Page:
I have this board with three DIP ICs already mounted in their sockets. Board

The decoupling schematic is this:

enter image description here

So we have a sum of 8 ceramic caps and 2 electrolytic ones. So how do i solder them? Should i try soldering the tip of the capacitors tot he IC pin?

  • \$\begingroup\$ Comments are not for extended discussion; this conversation has been moved to chat. \$\endgroup\$ – Nick Alexeev Dec 2 '17 at 21:17

Generally when adding rework, bottom side is best for through hole boards. For SMT it can get more difficult and you end up having to use both sides.

enter image description here

You need to insulate all bare wires when doing rework, either by using insulated wiring or magnet wire, which can be tricky to clean. When adding components, and the legs are any length, insulate them by removing some insulation from rework wire and feeding the legs of the component through the insulation. The point of all this is you do not want something to move and short to other pins or traces.

All components added should be as flat to the board as possible, and wiring should be tidy. Finally, where wires are any length, tack them down with a suitable glue so they do not flop around or catch on anything. A touch of a cyanoacrylate (superglue) to tack things down is fine, but a more robust polymer based glue is more durable.

Note the image above, is NOT a great example of well done rework. The cap is flying in the air, held on only by the dabs of solder. For something like that you want to glue down the cap to make a solid mechanical bond.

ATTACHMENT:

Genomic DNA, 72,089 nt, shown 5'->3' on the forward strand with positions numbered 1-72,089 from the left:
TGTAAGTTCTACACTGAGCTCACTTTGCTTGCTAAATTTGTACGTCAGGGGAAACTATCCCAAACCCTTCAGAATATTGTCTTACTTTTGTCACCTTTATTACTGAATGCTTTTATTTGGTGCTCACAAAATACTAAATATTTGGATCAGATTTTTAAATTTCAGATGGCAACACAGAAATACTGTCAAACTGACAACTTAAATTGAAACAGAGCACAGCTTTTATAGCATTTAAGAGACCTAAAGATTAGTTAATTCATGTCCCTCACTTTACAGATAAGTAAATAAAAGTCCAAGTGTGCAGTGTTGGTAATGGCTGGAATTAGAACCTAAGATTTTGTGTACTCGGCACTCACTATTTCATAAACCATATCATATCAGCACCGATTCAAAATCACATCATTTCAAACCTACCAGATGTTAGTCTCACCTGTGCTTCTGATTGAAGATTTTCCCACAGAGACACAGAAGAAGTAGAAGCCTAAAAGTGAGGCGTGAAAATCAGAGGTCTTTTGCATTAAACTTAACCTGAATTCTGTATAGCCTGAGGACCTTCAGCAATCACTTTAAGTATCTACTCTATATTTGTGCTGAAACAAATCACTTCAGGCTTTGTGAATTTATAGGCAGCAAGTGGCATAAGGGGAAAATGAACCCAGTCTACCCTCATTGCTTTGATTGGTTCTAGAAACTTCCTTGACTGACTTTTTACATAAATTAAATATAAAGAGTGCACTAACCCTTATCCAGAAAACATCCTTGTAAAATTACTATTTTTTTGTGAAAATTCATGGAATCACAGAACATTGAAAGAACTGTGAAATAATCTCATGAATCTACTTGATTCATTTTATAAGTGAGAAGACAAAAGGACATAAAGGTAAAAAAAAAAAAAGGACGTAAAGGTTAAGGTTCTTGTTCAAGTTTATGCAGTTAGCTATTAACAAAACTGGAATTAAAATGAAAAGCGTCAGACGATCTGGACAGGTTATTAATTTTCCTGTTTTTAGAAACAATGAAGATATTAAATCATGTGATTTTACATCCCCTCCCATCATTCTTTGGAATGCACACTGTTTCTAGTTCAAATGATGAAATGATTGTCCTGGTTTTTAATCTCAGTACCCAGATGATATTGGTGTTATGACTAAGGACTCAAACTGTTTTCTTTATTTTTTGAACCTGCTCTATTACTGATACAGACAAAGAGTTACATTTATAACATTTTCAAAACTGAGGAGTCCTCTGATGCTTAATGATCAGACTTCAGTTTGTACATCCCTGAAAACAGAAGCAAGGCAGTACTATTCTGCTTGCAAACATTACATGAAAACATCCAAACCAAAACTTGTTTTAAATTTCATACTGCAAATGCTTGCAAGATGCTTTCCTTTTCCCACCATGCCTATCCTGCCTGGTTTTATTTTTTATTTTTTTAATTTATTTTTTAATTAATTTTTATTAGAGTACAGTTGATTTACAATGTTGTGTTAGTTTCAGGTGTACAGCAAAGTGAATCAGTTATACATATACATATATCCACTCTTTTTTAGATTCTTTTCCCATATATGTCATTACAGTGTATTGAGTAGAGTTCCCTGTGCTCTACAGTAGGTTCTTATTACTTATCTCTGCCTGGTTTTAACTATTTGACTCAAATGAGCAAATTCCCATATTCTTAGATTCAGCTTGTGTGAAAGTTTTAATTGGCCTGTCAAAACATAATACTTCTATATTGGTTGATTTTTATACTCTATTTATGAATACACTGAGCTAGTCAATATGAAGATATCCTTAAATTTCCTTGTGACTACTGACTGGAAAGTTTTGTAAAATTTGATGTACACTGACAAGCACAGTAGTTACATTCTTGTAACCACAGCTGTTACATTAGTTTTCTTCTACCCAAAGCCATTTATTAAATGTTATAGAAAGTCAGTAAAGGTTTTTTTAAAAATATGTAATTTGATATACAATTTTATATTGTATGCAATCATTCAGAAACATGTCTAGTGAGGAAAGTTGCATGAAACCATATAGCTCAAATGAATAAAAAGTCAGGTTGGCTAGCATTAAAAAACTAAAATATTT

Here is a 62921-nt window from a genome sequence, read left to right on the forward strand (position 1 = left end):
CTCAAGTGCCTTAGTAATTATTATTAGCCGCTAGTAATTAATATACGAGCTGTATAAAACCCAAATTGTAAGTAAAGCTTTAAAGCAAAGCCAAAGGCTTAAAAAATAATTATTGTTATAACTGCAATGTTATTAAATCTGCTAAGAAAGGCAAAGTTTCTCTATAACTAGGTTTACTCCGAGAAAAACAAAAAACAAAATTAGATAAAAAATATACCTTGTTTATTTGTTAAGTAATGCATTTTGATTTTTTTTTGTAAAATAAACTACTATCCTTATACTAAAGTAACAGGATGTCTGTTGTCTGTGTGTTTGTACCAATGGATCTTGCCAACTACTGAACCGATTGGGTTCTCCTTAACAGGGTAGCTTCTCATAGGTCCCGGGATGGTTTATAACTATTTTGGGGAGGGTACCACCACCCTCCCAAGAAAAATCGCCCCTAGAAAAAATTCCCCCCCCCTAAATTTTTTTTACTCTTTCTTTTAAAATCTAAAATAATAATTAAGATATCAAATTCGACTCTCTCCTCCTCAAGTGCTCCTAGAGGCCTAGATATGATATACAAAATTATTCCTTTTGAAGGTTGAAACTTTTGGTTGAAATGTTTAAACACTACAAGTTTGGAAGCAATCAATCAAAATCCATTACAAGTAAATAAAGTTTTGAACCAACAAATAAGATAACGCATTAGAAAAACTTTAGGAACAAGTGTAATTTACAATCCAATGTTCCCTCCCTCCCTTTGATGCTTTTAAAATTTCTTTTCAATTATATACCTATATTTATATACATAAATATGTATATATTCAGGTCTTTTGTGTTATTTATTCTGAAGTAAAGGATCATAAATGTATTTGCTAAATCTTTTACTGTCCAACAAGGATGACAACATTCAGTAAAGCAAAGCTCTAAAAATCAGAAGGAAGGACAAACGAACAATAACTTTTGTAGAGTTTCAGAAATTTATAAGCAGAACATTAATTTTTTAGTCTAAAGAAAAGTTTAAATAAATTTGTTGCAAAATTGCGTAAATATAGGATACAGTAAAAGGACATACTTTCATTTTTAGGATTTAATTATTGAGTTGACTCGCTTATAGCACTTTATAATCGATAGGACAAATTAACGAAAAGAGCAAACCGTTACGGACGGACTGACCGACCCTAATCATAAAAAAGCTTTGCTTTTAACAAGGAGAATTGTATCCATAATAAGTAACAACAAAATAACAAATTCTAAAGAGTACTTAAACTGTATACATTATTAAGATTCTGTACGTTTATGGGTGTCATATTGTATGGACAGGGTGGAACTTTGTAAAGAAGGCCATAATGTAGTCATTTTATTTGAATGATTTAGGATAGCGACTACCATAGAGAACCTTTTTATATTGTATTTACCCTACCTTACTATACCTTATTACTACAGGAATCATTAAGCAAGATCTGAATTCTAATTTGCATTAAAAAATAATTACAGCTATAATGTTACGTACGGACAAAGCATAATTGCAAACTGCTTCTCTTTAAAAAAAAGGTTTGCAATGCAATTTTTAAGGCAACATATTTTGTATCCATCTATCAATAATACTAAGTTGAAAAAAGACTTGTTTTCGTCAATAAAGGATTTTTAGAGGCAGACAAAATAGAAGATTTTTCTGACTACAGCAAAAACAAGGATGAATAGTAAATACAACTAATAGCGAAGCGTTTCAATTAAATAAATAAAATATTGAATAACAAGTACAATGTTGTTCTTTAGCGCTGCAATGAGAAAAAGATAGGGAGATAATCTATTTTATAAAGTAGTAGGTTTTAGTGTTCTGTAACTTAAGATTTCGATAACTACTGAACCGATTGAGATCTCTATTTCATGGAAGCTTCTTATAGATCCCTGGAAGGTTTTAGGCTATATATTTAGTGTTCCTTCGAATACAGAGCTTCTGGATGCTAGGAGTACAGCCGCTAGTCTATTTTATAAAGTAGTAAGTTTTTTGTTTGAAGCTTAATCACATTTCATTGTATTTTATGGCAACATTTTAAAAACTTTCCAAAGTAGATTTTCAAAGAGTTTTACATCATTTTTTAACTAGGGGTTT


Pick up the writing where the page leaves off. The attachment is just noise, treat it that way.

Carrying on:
However, as a comment on your actual problem. Having a high frequency digital board sandwidged onto the back of an audio board without shielding is a really bad idea. Decouplers on audio frequency analog chips do not do much, and is just an attempt to squash a problem rather than fixing it at the source.

Investigate a shield layer between the boards and make sure your grounding and power system is properly arranged.

  • \$\begingroup\$ Some use a dot of crazy glue , but I prefer Home Depot PU (Polyurethane) for large round parts. Magnet wire is similar to wire-wrap ECN wire, and you can burn thru enamel coating or scrape off. AWG30. \$\endgroup\$ – Sunnyskyguy EE75 Dec 2 '17 at 14:59
  • 1
    \$\begingroup\$ I like hot melt glue to tack wires down. Fast and easy to work with. \$\endgroup\$ – Robert Endl Dec 2 '17 at 15:12
  • \$\begingroup\$ @TonyStewart.EEsince'75 ya cyanoacrolates are fine for tacking down, but not for long term. \$\endgroup\$ – Trevor_G Dec 2 '17 at 15:13
  • \$\begingroup\$ Thanks! Can i use kynar wire? \$\endgroup\$ – user1584421 Dec 2 '17 at 15:47
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    \$\begingroup\$ kynar is teflon and melts easily, beware. Yes CA adhesives are only for loose wires. \$\endgroup\$ – Sunnyskyguy EE75 Dec 2 '17 at 17:32

Like Trevor pointed out, it should be no problem to mount the caps on the bottom side. If some of the pins are next to each other, you could consider to use 0805 SMD ceramic caps to keep trace/wire length at a minimum.

Furthermore, it would be best to remove the ICs from the sockets before soldering to prevent them from heating up too much.


Shield is a Misnomer, "LoFi Preamp"

From a quick analysis of the audio spectrum and front end design, I would have to say your problem is due to lack of ground plane in proximity to the Arduino noise to "shield" (misnomer) from EM coupling. (stray L and C ).